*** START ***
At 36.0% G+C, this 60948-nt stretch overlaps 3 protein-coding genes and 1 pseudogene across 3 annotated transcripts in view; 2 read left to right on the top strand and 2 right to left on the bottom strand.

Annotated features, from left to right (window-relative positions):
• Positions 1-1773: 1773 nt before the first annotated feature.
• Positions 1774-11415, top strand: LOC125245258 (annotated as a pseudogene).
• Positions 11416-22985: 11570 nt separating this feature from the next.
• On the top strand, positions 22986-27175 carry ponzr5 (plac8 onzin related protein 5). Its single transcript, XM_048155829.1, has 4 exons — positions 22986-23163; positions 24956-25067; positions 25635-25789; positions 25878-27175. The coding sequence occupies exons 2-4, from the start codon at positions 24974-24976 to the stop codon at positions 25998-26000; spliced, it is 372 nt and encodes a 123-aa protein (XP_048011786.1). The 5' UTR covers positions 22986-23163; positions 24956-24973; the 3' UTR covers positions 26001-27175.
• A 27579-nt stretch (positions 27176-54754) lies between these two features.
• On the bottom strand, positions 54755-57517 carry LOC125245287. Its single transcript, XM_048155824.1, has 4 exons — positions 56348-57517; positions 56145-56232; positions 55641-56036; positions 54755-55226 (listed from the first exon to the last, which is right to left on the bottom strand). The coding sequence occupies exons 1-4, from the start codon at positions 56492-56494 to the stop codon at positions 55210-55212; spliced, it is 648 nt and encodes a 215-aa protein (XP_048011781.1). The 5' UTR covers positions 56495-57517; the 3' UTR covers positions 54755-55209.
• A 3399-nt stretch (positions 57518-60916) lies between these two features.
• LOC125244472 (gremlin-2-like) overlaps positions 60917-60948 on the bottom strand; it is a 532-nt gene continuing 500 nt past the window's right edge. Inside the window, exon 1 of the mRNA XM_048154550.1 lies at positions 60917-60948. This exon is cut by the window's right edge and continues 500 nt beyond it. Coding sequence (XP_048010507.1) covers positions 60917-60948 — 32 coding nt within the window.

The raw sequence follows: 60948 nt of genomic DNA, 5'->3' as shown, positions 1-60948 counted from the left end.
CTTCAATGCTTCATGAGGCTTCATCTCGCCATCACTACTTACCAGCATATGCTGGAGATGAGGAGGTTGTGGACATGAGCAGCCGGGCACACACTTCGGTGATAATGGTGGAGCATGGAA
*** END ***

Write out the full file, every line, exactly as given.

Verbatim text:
At 36.0% G+C, this 60948-nt stretch overlaps 3 protein-coding genes and 1 pseudogene across 3 annotated transcripts in view; 2 read left to right on the top strand and 2 right to left on the bottom strand.

Annotated features, from left to right (window-relative positions):
• Positions 1-1773: 1773 nt before the first annotated feature.
• Positions 1774-11415, top strand: LOC125245258 (annotated as a pseudogene).
• Positions 11416-22985: 11570 nt separating this feature from the next.
• On the top strand, positions 22986-27175 carry ponzr5 (plac8 onzin related protein 5). Its single transcript, XM_048155829.1, has 4 exons — positions 22986-23163; positions 24956-25067; positions 25635-25789; positions 25878-27175. The coding sequence occupies exons 2-4, from the start codon at positions 24974-24976 to the stop codon at positions 25998-26000; spliced, it is 372 nt and encodes a 123-aa protein (XP_048011786.1). The 5' UTR covers positions 22986-23163; positions 24956-24973; the 3' UTR covers positions 26001-27175.
• A 27579-nt stretch (positions 27176-54754) lies between these two features.
• On the bottom strand, positions 54755-57517 carry LOC125245287. Its single transcript, XM_048155824.1, has 4 exons — positions 56348-57517; positions 56145-56232; positions 55641-56036; positions 54755-55226 (listed from the first exon to the last, which is right to left on the bottom strand). The coding sequence occupies exons 1-4, from the start codon at positions 56492-56494 to the stop codon at positions 55210-55212; spliced, it is 648 nt and encodes a 215-aa protein (XP_048011781.1). The 5' UTR covers positions 56495-57517; the 3' UTR covers positions 54755-55209.
• A 3399-nt stretch (positions 57518-60916) lies between these two features.
• LOC125244472 (gremlin-2-like) overlaps positions 60917-60948 on the bottom strand; it is a 532-nt gene continuing 500 nt past the window's right edge. Inside the window, exon 1 of the mRNA XM_048154550.1 lies at positions 60917-60948. This exon is cut by the window's right edge and continues 500 nt beyond it. Coding sequence (XP_048010507.1) covers positions 60917-60948 — 32 coding nt within the window.

The raw sequence follows: 60948 nt of genomic DNA, 5'->3' as shown, positions 1-60948 counted from the left end.
CTTCAATGCTTCATGAGGCTTCATCTCGCCATCACTACTTACCAGCATATGCTGGAGATGAGGAGGTTGTGGACATGAGCAGCCGGGCACACACTTCGGTGATAATGGTGGAGCATGGAA